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Iraq readies for attack

Iraq readies for attack

Associated Press

WASHINGTON (AP) - The Iraqi military is digging in to protect Baghdad in what U.S. officials describe as the biggest buildup of defenses around the city since the Gulf War.

Spurred to action by American threats of attack, Iraqi earthmovers are digging defensive positions for tanks, artillery and troops, defense and other officials said, speaking on condition of anonymity. Some military units are spreading out their heavy equipment to make it more difficult to target, and anti-aircraft defenses are being moved to improve the protection of the Iraqi capital from U.S. airstrikes, officials said.

"It's the largest defensive preparation since Desert Storm," said a Bush administration official. "The rhetoric they are hearing coming from the United States - they're taking it very, very seriously."

Saddam recently said he would take any fight with U.S. forces to the streets of Baghdad and other Iraqi cities, and U.S. officials acknowledge this is probably Saddam's best strategy in a new war. Some of the U.S. military's vast advantage in technology and training are mitigated when fighting in a city, rather than in the open.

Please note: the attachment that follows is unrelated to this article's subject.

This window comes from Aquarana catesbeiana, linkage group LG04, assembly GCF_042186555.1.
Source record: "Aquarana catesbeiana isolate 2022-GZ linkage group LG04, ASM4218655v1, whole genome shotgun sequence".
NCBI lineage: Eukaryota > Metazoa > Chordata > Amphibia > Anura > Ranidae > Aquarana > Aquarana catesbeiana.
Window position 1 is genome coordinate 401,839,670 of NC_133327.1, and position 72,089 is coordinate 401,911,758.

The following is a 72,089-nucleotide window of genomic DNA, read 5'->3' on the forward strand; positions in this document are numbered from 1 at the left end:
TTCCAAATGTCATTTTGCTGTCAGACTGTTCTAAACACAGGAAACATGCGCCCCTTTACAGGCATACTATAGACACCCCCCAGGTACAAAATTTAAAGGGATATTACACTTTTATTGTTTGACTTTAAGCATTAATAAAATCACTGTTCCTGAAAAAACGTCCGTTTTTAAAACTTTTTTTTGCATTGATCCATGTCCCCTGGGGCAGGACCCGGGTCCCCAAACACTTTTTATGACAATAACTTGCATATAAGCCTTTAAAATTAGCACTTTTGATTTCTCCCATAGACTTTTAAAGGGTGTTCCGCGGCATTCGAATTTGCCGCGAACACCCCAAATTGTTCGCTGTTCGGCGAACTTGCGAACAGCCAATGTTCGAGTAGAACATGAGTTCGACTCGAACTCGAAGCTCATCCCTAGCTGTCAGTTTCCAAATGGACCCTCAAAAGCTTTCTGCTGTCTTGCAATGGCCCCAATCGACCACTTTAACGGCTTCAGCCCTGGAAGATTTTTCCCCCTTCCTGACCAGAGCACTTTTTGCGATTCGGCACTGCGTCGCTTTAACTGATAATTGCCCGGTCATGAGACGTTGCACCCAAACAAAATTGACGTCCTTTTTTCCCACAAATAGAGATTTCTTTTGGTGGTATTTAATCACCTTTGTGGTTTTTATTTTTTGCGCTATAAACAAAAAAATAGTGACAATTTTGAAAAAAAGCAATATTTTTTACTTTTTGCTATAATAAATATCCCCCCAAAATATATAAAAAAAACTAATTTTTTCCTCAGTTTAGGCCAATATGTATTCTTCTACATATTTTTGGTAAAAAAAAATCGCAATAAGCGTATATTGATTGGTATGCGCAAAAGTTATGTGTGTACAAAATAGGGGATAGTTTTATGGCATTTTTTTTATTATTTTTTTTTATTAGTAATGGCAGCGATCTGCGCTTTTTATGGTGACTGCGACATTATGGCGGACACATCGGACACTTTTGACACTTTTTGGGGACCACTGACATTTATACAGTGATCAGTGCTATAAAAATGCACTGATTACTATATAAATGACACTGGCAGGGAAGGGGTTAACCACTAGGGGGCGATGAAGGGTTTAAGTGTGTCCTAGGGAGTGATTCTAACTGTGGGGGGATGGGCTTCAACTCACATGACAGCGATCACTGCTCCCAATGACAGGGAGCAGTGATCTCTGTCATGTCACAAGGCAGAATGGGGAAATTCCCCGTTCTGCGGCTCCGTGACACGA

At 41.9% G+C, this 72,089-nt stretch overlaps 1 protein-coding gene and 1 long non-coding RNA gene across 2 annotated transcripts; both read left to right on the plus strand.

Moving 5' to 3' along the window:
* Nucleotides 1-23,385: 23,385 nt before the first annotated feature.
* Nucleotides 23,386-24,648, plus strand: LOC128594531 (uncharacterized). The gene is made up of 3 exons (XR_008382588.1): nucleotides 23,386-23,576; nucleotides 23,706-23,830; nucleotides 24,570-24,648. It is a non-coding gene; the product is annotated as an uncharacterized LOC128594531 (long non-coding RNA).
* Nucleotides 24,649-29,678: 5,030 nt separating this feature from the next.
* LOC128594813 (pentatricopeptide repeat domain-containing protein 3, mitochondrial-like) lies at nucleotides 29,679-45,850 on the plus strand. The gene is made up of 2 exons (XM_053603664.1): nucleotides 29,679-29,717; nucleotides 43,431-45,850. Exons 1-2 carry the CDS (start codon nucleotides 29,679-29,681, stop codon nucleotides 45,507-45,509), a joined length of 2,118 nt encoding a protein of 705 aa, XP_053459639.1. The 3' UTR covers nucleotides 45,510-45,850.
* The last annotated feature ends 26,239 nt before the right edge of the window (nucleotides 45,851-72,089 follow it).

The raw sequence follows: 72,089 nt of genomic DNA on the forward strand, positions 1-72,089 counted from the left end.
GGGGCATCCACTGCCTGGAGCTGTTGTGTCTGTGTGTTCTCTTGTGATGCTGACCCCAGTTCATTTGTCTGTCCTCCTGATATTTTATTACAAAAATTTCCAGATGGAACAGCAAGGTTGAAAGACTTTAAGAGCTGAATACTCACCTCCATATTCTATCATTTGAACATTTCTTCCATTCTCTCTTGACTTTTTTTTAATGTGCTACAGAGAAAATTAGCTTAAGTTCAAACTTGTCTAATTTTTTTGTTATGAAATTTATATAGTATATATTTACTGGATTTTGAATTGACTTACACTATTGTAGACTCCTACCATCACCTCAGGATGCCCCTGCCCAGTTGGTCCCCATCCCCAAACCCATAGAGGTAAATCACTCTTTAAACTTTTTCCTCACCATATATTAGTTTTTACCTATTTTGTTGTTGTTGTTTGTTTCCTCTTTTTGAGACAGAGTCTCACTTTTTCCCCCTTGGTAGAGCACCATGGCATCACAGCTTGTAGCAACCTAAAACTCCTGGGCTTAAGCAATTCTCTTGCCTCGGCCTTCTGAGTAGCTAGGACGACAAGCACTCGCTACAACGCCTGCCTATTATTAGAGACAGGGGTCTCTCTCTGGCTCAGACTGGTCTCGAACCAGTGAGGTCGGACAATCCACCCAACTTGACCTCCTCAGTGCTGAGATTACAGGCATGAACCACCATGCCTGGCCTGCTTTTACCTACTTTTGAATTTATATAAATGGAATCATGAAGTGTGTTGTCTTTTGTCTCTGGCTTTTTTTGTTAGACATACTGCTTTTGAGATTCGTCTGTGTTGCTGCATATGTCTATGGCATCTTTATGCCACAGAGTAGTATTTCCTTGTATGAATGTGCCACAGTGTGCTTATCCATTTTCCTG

Defending Baghdad proper is half of the Iraqi Republican Guard - three armored divisions that ring the city's outer reaches, officials said. The Republican Guard is considered the army unit most loyal to Saddam.

Its soldiers receive better equipment than the regular Iraqi army, although all of Saddam's military is suffering from a shortage of spare parts because of the partially successful U.N. embargo on weapons imports. All of its equipment is more than a decade old.

Republican Guard divisions are also better trained and led and are expected to hold out under fire longer than other Iraqi military units, who U.S. officials consider to be liable to flee or surrender. The divisions have 10,000 to 15,000 troops each.

Inside Baghdad itself are several paramilitary forces, the strongest of which is the Special Republican Guard. While these troops, numbering about 15,000 fighters, don't have many tanks or other heavy equipment, they are well-trained and extremely loyal to Saddam.

Many of the troops, and especially the officers, come from Tikrit and other towns from the confederation of tribes that backed Saddam's rise to power, U.S. officials said.

Another force in town are troops from the Directorate of General Security, something like a hybrid between the FBI and military police.

Copyright 2002 Associated Press. All rights reserved. This material may not be published, broadcast, rewritten, or redistributed.

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